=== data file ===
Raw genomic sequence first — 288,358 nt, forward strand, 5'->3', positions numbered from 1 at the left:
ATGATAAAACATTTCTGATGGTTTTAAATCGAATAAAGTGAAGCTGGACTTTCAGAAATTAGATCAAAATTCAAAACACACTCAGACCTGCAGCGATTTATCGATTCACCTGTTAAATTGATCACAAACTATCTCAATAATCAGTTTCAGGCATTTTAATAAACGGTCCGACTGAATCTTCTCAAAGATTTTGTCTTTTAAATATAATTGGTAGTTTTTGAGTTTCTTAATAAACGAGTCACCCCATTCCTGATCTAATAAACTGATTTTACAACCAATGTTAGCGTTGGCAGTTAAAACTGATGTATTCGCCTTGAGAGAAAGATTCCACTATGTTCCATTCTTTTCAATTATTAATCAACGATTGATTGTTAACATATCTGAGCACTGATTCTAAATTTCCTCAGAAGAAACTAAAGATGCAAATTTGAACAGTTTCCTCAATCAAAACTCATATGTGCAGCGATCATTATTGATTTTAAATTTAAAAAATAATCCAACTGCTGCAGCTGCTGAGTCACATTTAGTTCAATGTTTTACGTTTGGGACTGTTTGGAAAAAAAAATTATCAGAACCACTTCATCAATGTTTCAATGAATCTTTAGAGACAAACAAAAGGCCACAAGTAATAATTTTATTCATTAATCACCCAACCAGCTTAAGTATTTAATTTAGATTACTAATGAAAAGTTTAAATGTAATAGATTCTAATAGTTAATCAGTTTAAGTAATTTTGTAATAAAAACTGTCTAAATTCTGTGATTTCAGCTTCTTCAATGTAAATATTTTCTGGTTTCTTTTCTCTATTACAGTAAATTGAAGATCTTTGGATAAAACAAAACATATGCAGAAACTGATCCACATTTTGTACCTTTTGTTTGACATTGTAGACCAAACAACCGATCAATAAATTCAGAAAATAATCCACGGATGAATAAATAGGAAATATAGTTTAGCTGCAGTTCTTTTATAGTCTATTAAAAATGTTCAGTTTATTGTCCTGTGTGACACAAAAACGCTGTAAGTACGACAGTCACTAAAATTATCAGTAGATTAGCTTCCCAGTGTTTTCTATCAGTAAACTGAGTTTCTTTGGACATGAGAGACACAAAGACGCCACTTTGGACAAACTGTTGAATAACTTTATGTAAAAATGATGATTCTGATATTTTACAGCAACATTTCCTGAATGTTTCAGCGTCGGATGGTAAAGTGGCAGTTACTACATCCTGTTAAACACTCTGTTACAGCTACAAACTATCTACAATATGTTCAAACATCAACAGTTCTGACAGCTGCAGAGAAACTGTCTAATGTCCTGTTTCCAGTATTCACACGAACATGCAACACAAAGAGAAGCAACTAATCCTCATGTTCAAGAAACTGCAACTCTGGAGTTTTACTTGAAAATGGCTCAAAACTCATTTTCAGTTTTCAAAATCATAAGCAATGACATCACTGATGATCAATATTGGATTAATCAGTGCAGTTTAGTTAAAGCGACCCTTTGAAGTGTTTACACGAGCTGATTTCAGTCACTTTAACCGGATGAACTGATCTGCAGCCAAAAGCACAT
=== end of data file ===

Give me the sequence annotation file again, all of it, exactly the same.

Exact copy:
Raw genomic sequence first — 288,358 nt, forward strand, 5'->3', positions numbered from 1 at the left:
ATGATAAAACATTTCTGATGGTTTTAAATCGAATAAAGTGAAGCTGGACTTTCAGAAATTAGATCAAAATTCAAAACACACTCAGACCTGCAGCGATTTATCGATTCACCTGTTAAATTGATCACAAACTATCTCAATAATCAGTTTCAGGCATTTTAATAAACGGTCCGACTGAATCTTCTCAAAGATTTTGTCTTTTAAATATAATTGGTAGTTTTTGAGTTTCTTAATAAACGAGTCACCCCATTCCTGATCTAATAAACTGATTTTACAACCAATGTTAGCGTTGGCAGTTAAAACTGATGTATTCGCCTTGAGAGAAAGATTCCACTATGTTCCATTCTTTTCAATTATTAATCAACGATTGATTGTTAACATATCTGAGCACTGATTCTAAATTTCCTCAGAAGAAACTAAAGATGCAAATTTGAACAGTTTCCTCAATCAAAACTCATATGTGCAGCGATCATTATTGATTTTAAATTTAAAAAATAATCCAACTGCTGCAGCTGCTGAGTCACATTTAGTTCAATGTTTTACGTTTGGGACTGTTTGGAAAAAAAAATTATCAGAACCACTTCATCAATGTTTCAATGAATCTTTAGAGACAAACAAAAGGCCACAAGTAATAATTTTATTCATTAATCACCCAACCAGCTTAAGTATTTAATTTAGATTACTAATGAAAAGTTTAAATGTAATAGATTCTAATAGTTAATCAGTTTAAGTAATTTTGTAATAAAAACTGTCTAAATTCTGTGATTTCAGCTTCTTCAATGTAAATATTTTCTGGTTTCTTTTCTCTATTACAGTAAATTGAAGATCTTTGGATAAAACAAAACATATGCAGAAACTGATCCACATTTTGTACCTTTTGTTTGACATTGTAGACCAAACAACCGATCAATAAATTCAGAAAATAATCCACGGATGAATAAATAGGAAATATAGTTTAGCTGCAGTTCTTTTATAGTCTATTAAAAATGTTCAGTTTATTGTCCTGTGTGACACAAAAACGCTGTAAGTACGACAGTCACTAAAATTATCAGTAGATTAGCTTCCCAGTGTTTTCTATCAGTAAACTGAGTTTCTTTGGACATGAGAGACACAAAGACGCCACTTTGGACAAACTGTTGAATAACTTTATGTAAAAATGATGATTCTGATATTTTACAGCAACATTTCCTGAATGTTTCAGCGTCGGATGGTAAAGTGGCAGTTACTACATCCTGTTAAACACTCTGTTACAGCTACAAACTATCTACAATATGTTCAAACATCAACAGTTCTGACAGCTGCAGAGAAACTGTCTAATGTCCTGTTTCCAGTATTCACACGAACATGCAACACAAAGAGAAGCAACTAATCCTCATGTTCAAGAAACTGCAACTCTGGAGTTTTACTTGAAAATGGCTCAAAACTCATTTTCAGTTTTCAAAATCATAAGCAATGACATCACTGATGATCAATATTGGATTAATCAGTGCAGTTTAGTTAAAGCGACCCTTTGAAGTGTTTACACGAGCTGATTTCAGTCACTTTAACCGGATGAACTGATCTGCAGCCAAAAGCACAT